It doesn’t have a waterproof design. I believe it would be able to handle some light rain, but I wouldn’t leave it out in it for very long. Most portable and foldable panels like this aren’t waterproof, so it makes sense.
I understand why the Jackery SolarSaga 100W is so popular, and I recommend it as a portable solar panel. Paired with one of the Explorer power stations, it performs extremely well and is very straightforward and easy to use.
I see the SolarSaga panels as a challenge to other manufacturers to innovate their products. Even though they might not be able to drastically improve the efficiency of the solar panels themselves every year, there are a lot of things they can do to improve the ease of use and other functionalities.
Each time I use it, I appreciate the small details and the thought the designers have put into it. It’s designed with the user in mind, and it shows.
Our Tests: Charging Popular Power Stations With The Jackery SolarSaga 100W
I connected the solar panel to all of the power stations I own to see how well it performs. This was done in Arizona near the end of October on a sunny afternoon (2 pm).
Here are the results:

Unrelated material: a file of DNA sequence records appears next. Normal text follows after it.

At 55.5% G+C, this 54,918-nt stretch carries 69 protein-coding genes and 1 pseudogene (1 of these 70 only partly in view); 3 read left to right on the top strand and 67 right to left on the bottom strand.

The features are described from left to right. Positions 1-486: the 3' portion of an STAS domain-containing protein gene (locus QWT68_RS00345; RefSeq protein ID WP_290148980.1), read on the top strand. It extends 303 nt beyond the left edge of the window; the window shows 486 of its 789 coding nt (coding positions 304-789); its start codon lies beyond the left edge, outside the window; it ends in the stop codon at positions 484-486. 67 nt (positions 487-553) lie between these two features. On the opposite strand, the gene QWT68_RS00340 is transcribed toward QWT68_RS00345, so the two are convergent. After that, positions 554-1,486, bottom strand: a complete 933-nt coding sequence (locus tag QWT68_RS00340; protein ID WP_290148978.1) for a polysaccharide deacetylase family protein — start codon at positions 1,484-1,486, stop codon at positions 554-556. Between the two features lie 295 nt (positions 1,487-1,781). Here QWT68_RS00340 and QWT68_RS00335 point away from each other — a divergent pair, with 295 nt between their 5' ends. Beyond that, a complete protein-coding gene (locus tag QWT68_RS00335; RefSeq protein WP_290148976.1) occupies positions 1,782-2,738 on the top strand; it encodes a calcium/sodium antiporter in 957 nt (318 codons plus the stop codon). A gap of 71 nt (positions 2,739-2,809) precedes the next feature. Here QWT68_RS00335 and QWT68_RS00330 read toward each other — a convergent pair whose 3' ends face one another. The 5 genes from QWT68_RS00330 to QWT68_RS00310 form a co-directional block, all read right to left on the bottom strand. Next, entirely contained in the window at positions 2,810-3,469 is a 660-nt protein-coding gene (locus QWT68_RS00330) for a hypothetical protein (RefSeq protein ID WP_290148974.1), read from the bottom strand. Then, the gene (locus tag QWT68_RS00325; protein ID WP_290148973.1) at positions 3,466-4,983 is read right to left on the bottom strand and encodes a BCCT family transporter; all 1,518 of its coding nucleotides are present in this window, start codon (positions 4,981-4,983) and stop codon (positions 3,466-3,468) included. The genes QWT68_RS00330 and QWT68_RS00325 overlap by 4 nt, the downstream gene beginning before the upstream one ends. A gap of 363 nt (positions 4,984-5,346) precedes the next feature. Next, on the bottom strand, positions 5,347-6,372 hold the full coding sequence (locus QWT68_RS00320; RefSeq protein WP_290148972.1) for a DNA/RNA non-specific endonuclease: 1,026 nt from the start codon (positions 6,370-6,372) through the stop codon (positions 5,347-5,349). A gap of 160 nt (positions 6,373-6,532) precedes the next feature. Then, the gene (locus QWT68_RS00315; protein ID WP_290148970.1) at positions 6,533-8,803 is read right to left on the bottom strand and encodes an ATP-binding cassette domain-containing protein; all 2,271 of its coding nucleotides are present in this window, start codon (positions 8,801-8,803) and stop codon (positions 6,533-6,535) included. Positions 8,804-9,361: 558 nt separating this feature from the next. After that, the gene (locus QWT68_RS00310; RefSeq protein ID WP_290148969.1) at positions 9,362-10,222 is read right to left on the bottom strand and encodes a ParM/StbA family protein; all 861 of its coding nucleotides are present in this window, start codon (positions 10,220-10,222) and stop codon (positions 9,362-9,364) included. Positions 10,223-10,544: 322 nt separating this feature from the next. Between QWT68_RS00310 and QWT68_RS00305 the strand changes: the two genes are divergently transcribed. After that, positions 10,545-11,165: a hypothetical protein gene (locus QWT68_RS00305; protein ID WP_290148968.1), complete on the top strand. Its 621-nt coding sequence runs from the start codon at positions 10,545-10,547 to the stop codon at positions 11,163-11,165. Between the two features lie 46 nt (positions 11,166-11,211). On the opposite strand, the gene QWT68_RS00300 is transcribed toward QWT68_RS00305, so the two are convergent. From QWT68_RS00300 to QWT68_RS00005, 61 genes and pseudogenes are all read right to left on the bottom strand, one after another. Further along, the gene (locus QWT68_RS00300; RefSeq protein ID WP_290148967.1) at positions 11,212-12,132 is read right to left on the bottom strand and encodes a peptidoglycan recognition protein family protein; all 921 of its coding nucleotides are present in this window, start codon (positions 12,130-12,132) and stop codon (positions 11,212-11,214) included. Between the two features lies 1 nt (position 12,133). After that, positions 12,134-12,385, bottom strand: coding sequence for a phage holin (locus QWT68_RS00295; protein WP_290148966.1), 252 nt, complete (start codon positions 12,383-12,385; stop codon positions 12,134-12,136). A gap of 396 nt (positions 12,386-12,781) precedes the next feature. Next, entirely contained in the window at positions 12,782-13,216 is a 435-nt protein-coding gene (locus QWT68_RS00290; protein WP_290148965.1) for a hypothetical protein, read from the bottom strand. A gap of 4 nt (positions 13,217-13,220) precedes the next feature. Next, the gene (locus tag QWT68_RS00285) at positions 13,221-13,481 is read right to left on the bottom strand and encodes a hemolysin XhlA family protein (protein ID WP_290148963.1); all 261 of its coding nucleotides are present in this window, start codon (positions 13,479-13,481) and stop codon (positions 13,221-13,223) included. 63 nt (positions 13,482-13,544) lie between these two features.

Frequently Asked Questions
Is The SolarSaga 100W Waterproof?
It’s not waterproof since there are open ports and connectors.
How Do You Connect Two SolarSaga 100W Panels Together?
To combine two SolarSaga 100W panels you need an 8mm Y branch. Jackery includes an 8mm to Anderson Y branch adapter with the Explorer 1000 power station. If you don’t have the Explorer 1000, you might have to make your own.
Can I Use A SolarSaga 100W With A Goal Zero Yeti?
Yes, since it uses the 8mm connector it’s compatible with the Goal Zero Yeti power stations that have an 8mm input.
Does It Work When It’s Cloudy?
Based on my tests, it can output from 5-50W depending on how cloudy it is and what time of the day it is. A solar panel performs the best during peak sun hours, which is around noon, so if it’s a very cloudy morning or evening it will struggle to generate electricity.
Does The SolarSaga 100W Store Power?
No, the SolarSaga is only a solar panel. It doesn’t have a battery that stores the power. To use the electricity that the panel generates, you must connect the 8mm plug to an external battery or a USB A/C cable to one of the ports and to a separate device.
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Is There An 8mm Extension Cable I Can Extend The Cable With?
I have a pair of Graybull 8mm extension cables that work with the SolarSaga panels. It doesn’t fit quite as snug as I would like, and a small pull on the cable disconnects it, but it works.
If you have any questions about the SolarSaga 100W solar panel, please leave a comment down below.